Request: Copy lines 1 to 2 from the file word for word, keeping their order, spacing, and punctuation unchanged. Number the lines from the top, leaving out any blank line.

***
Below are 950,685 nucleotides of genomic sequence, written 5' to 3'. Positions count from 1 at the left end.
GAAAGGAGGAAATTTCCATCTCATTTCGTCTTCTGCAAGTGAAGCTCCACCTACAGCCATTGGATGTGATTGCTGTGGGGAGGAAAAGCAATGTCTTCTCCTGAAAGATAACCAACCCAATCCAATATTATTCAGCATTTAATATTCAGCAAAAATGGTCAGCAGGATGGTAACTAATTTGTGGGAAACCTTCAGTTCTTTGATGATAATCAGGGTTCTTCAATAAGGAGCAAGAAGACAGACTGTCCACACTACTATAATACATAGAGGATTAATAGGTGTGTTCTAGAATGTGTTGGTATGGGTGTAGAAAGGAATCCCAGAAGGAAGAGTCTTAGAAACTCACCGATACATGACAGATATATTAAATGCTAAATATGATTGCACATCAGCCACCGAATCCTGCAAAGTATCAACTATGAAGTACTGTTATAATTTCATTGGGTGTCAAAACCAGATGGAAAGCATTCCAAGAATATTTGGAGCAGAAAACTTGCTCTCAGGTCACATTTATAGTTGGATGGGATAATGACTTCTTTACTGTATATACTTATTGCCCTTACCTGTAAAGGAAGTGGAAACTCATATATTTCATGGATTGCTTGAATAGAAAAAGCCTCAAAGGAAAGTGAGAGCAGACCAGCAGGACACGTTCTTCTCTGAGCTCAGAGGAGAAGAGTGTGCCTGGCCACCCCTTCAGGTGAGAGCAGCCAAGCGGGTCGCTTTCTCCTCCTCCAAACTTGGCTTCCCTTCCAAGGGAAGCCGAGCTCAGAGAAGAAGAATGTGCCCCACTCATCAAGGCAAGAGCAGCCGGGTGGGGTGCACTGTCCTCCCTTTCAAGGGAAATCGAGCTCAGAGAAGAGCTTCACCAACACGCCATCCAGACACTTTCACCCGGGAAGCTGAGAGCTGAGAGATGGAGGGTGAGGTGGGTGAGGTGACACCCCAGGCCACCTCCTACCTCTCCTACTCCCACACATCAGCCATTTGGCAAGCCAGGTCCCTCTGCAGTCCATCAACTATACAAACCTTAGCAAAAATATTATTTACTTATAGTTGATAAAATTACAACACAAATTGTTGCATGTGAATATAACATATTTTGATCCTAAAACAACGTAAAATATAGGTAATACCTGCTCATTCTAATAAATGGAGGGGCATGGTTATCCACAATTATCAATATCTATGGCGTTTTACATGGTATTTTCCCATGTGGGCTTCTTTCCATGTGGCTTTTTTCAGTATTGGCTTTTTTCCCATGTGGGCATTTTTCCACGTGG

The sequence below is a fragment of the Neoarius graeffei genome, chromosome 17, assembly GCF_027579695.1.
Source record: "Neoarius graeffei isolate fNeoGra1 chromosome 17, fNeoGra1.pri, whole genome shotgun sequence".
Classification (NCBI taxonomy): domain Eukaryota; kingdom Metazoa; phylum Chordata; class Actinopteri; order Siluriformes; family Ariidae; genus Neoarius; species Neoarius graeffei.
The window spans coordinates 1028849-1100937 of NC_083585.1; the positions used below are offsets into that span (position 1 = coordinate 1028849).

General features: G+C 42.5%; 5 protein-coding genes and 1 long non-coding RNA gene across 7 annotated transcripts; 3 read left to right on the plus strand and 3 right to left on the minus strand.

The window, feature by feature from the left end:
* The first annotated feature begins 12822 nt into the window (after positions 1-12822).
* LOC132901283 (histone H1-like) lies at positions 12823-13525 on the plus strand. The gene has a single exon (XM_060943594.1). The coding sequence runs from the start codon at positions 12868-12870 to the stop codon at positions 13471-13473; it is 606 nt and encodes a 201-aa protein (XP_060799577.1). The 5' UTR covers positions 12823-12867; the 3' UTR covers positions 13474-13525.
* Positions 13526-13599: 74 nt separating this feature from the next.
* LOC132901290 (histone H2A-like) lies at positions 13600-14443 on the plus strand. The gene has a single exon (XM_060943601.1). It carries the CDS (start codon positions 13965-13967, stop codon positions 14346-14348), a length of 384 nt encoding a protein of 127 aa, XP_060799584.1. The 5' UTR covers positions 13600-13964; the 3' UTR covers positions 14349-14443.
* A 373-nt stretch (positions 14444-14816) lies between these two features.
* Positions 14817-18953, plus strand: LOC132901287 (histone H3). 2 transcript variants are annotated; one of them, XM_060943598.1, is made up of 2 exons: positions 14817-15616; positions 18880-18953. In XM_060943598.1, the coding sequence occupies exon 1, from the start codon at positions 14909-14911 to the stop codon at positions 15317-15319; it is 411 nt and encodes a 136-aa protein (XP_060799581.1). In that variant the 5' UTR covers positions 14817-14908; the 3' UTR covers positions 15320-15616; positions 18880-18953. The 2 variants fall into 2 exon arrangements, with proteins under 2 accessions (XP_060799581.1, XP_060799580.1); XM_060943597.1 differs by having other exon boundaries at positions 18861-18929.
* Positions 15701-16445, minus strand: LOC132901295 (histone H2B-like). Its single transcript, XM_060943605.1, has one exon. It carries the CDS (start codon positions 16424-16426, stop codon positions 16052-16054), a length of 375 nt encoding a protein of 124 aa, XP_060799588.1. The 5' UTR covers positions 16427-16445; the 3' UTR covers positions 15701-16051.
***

Below are 950,685 nucleotides of genomic sequence, written 5' to 3'. Positions count from 1 at the left end.
GAAAGGAGGAAATTTCCATCTCATTTCGTCTTCTGCAAGTGAAGCTCCACCTACAGCCATTGGATGTGATTGCTGTGGGGAGGAAAAGCAATGTCTTCTCCTGAAAGATAACCAACCCAATCCAATATTATTCAGCATTTAATATTCAGCAAAAATGGTCAGCAGGATGGTAACTAATTTGTGGGAAACCTTCAGTTCTTTGATGATAATCAGGGTTCTTCAATAAGGAGCAAGAAGACAGACTGTCCACACTACTATAATACATAGAGGATTAATAGGTGTGTTCTAGAATGTGTTGGTATGGGTGTAGAAAGGAATCCCAGAAGGAAGAGTCTTAGAAACTCACCGATACATGACAGATATATTAAATGCTAAATATGATTGCACATCAGCCACCGAATCCTGCAAAGTATCAACTATGAAGTACTGTTATAATTTCATTGGGTGTCAAAACCAGATGGAAAGCATTCCAAGAATATTTGGAGCAGAAAACTTGCTCTCAGGTCACATTTATAGTTGGATGGGATAATGACTTCTTTACTGTATATACTTATTGCCCTTACCTGTAAAGGAAGTGGAAACTCATATATTTCATGGATTGCTTGAATAGAAAAAGCCTCAAAGGAAAGTGAGAGCAGACCAGCAGGACACGTTCTTCTCTGAGCTCAGAGGAGAAGAGTGTGCCTGGCCACCCCTTCAGGTGAGAGCAGCCAAGCGGGTCGCTTTCTCCTCCTCCAAACTTGGCTTCCCTTCCAAGGGAAGCCGAGCTCAGAGAAGAAGAATGTGCCCCACTCATCAAGGCAAGAGCAGCCGGGTGGGGTGCACTGTCCTCCCTTTCAAGGGAAATCGAGCTCAGAGAAGAGCTTCACCAACACGCCATCCAGACACTTTCACCCGGGAAGCTGAGAGCTGAGAGATGGAGGGTGAGGTGGGTGAGGTGACACCCCAGGCCACCTCCTACCTCTCCTACTCCCACACATCAGCCATTTGGCAAGCCAGGTCCCTCTGCAGTCCATCAACTATACAAACCTTAGCAAAAATATTATTTACTTATAGTTGATAAAATTACAACACAAATTGTTGCATGTGAATATAACATATTTTGATCCTAAAACAACGTAAAATATAGGTAATACCTGCTCATTCTAATAAATGGAGGGGCATGGTTATCCACAATTATCAATATCTATGGCGTTTTACATGGTATTTTCCCATGTGGGCTTCTTTCCATGTGGCTTTTTTCAGTATTGGCTTTTTTCCCATGTGGGCATTTTTCCACGTGG